At age 14, Jeff Rose discovered he was comfortable in the kitchen. Growing up in New Jersey, a good friend of his offered him his very first job as a dishwasher at a local restaurant. Soon after he started scrubbing furiously at pots and pans, he realized that the culinary scene was right for him.

Chef Jeff Rose

Even back then, Rose paid attention to the chefs around him as they chopped, sauteed and plated delicacies at lightning speed. He also learned a thing or two from his mother, who was an expert at rolling the perfect matzah ball. After finishing high school, he felt confident enough in the kitchen to start a small catering business.

While Rose’s parents were proud of his work ethic, they encouraged him to give culinary school a shot. Instead, he chose Michigan State University’s hotel and restaurant management program, and spent several years after school working in hotels in Colorado and Texas.

With heavy doses of enthusiasm, Rose moved to Michigan at 23 with his heart set on opening his own restaurant. Not long after he settled in Ferndale, he figured a few more years learning from the pros couldn’t hurt.

He started off his stint as a chef in Metro Detroit at Sweet Lorraine’s and then quickly landed a position at Tribute.

When he first put on his chef’s hat at the iconic restaurant, he told himself he would stay no more than a year. However, he quickly changed his mind once he was introduced to Chef Takashi Yagihashi.

“He taught me food and flavors, and how to cook and put things together — I got the best training there,” Rose recalls fondly.

Under Yagihashi, he seamlessly moved up in the rankings from line cook to sous chef within a year. What he thought would be a short run turned into six years of schooling on the job.

With a newfound level of confidence, Rose left Tribute to run Iridescence at the Motor City Casino and then moved over to Big Rock Chophouse in Birmingham.

His next big break was after meeting Food Network personality and chef Michael Symon, who had big plans for opening Roast in the Book Cadillac Hotel. Rose not only helped Symon run the kitchen but also helped earn Roast the Detroit Free Press “Restaurant of the Year” award in 2009.

While he has kept his promise of staying in touch with Chef Symon, Rose has since moved on from his successful year at Roast. After his time as head chef at Toast in Birmingham and Ferndale, he was finally prepared to open his very own restaurant.

His initial vision entailed opening a quaint French bistro, but he eventually settled on an upscale smokehouse and grill in the picturesque Walled Lake area with pals Richard and Rachel Mandell.

The next challenge was developing a name for their new dining destination. After two months of deliberation, the trio settled on C.A.Y.A., an acronym for “come as you are.”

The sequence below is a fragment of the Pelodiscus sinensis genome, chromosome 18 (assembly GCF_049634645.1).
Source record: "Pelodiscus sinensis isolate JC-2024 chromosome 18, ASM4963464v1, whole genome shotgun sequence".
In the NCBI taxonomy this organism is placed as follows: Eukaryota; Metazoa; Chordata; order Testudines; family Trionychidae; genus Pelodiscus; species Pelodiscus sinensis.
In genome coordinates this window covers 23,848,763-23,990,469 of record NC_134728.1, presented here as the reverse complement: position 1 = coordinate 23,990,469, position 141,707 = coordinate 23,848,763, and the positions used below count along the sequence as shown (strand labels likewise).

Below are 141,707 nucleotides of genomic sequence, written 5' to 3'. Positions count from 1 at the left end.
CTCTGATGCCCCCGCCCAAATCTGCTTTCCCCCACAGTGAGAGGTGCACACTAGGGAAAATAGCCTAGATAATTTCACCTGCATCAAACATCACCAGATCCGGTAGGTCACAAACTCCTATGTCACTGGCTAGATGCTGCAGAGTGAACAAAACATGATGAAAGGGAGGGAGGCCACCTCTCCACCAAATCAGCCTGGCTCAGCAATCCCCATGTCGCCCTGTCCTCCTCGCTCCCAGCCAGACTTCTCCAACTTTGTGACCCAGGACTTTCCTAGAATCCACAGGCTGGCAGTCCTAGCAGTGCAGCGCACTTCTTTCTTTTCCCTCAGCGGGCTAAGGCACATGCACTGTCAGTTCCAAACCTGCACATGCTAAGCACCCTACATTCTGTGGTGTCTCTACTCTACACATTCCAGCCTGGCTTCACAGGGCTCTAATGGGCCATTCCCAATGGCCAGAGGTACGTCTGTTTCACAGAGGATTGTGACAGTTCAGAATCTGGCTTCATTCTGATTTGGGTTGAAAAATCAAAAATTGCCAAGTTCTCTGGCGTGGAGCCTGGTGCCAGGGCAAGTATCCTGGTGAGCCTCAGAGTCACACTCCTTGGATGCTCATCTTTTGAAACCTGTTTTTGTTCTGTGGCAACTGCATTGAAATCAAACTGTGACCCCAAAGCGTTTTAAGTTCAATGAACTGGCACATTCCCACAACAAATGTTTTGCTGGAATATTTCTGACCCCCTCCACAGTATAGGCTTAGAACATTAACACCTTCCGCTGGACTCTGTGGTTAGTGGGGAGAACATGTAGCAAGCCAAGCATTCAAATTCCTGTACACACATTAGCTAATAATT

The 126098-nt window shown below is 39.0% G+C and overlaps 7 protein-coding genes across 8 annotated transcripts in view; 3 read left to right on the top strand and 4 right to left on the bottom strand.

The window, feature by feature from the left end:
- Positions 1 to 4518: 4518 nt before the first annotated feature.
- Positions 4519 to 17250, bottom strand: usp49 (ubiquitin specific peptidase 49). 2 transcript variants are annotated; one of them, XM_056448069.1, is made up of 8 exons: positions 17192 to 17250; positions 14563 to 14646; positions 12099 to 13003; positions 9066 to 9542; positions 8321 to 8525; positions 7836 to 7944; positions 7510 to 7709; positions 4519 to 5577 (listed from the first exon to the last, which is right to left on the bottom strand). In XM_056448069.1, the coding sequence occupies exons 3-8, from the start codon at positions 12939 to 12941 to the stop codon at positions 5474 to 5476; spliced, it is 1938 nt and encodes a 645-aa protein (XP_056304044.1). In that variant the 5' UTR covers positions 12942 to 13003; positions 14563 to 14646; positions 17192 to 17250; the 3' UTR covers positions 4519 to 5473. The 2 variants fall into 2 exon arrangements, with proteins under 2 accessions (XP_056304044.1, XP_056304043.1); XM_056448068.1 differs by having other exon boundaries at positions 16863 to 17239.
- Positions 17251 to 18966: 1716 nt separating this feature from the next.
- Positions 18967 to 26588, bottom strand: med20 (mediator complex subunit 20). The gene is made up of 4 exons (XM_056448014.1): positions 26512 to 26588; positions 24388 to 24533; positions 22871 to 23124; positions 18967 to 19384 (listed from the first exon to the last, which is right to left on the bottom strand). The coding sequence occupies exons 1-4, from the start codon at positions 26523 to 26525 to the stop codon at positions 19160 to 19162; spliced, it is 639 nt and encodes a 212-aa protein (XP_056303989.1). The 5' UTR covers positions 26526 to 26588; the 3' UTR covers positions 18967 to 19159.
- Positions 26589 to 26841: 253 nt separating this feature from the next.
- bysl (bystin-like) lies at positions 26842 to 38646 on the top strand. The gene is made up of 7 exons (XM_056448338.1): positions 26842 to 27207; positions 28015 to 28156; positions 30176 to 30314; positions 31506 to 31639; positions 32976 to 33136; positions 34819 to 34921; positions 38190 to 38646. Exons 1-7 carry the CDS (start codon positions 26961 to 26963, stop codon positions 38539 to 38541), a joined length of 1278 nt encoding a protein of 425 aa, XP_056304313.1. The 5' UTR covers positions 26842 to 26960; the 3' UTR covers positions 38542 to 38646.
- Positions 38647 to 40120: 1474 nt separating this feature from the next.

As the restaurant implies, regulars and newcomers are encouraged to stop in wearing a nice suit and tie or even boat shoes and shorts.

As the restaurant began to unfold, Rose started recipe testing right in his backyard. He bought two smokers, filling his Ferndale neighborhood with an incredible aroma of fresh meats.

Despite having to tweak some of his initial creations, Rose developed a varied menu featuring not only your typical smokehouse fare, but also bountiful salads, sandwiches and fresh fish.

“We’re not one of the chain barbecue places where you get a meat and two sides for $10,” Rose says.

He emphasizes C.A.Y.A. is a place to gather around the table for a leisurely meal and notes that the sides are meant to be shared family-style.

Vegetarians and vegans will especially enjoy the smoked spaghetti squash, which is rich and full of flavor — for carnivores, it makes a perfect side.

Rose’s claim to fame is running a scratch kitchen, seeking out produce and meat from farms within 100 miles of the restaurant. Tolgate Farms, a Michigan State University property in Novi, is his favorite spot to grab fresh vegetables during the summer months.

The eclectic menu changes frequently, and Rose is always adding new ingredients into the mix depending on the season and his mood.

As a person who never can sit still, it’s rare to find him in the same spot at C.A.Y.A. While he’s known to be directing all the happenings in the kitchen, at other times he acts as manager, prep cook, host or even dishwasher depending on the day.

To add even more variety into his schedule, Rose is eagerly awaiting the next Seasoned Chef’s Dinner Series at C.A.Y.A., a special evening where guests enjoy multiple courses and plenty of cocktails for $100. The next one is March 9. Visit for details.

While he hasn’t completely let go of the French bistro idea, Rose has truly found C.A.Y.A. to be home.

C.A.Y.A. Smokehouse Grill
1403 S. Commerce Road, Wolverine Lake

(248) 438-6741
Check out C.A.Y.A. on Facebook and Instagram @cayagrill